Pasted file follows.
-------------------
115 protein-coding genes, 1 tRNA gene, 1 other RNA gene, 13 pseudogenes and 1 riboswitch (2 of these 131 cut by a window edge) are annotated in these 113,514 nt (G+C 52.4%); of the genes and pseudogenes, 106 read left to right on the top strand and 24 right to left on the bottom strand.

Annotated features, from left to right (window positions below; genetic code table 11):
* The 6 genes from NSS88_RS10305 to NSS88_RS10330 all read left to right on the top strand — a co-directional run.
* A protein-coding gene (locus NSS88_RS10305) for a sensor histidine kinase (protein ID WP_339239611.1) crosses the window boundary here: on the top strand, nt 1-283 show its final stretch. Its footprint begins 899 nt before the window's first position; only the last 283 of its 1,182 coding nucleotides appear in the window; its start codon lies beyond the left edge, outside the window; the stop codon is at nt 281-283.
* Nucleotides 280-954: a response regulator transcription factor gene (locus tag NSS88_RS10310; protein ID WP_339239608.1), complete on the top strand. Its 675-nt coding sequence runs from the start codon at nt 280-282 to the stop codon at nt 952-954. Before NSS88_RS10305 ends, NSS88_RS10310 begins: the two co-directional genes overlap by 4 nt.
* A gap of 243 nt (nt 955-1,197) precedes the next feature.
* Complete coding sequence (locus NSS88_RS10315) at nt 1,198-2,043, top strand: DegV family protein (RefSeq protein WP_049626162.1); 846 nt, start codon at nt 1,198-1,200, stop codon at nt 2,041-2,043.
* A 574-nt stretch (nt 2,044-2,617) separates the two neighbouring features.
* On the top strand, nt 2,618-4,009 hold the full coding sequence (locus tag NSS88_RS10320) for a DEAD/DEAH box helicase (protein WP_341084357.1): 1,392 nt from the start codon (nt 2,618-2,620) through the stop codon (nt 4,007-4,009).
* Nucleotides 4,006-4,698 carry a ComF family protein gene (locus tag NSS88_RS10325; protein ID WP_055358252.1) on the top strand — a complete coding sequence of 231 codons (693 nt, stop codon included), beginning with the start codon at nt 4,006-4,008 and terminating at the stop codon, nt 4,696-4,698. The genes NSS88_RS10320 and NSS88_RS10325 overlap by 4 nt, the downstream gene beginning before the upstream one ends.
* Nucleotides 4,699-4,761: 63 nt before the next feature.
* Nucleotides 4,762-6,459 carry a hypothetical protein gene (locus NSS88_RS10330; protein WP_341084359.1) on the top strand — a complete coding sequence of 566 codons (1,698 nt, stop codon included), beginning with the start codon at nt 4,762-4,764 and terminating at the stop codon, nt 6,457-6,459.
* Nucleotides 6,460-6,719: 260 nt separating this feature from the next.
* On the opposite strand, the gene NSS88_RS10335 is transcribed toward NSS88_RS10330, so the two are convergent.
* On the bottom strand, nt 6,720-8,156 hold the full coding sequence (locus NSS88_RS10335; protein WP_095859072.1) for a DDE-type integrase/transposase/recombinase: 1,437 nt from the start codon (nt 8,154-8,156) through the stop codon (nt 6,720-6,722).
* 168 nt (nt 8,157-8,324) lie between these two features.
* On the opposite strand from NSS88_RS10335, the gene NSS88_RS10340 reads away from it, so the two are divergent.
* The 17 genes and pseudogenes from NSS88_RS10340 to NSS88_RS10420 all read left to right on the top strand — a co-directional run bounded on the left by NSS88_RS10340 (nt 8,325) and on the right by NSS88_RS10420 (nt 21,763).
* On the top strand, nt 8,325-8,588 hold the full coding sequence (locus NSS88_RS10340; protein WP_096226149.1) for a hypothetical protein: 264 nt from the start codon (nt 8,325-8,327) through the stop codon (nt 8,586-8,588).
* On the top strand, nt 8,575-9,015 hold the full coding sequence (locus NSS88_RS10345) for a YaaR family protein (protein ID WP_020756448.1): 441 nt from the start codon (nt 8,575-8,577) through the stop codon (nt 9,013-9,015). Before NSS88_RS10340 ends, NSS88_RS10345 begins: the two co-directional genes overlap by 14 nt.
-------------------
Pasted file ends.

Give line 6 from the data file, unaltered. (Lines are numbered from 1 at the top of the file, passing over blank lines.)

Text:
* A gap of 243 nt (nt 955-1,197) precedes the next feature.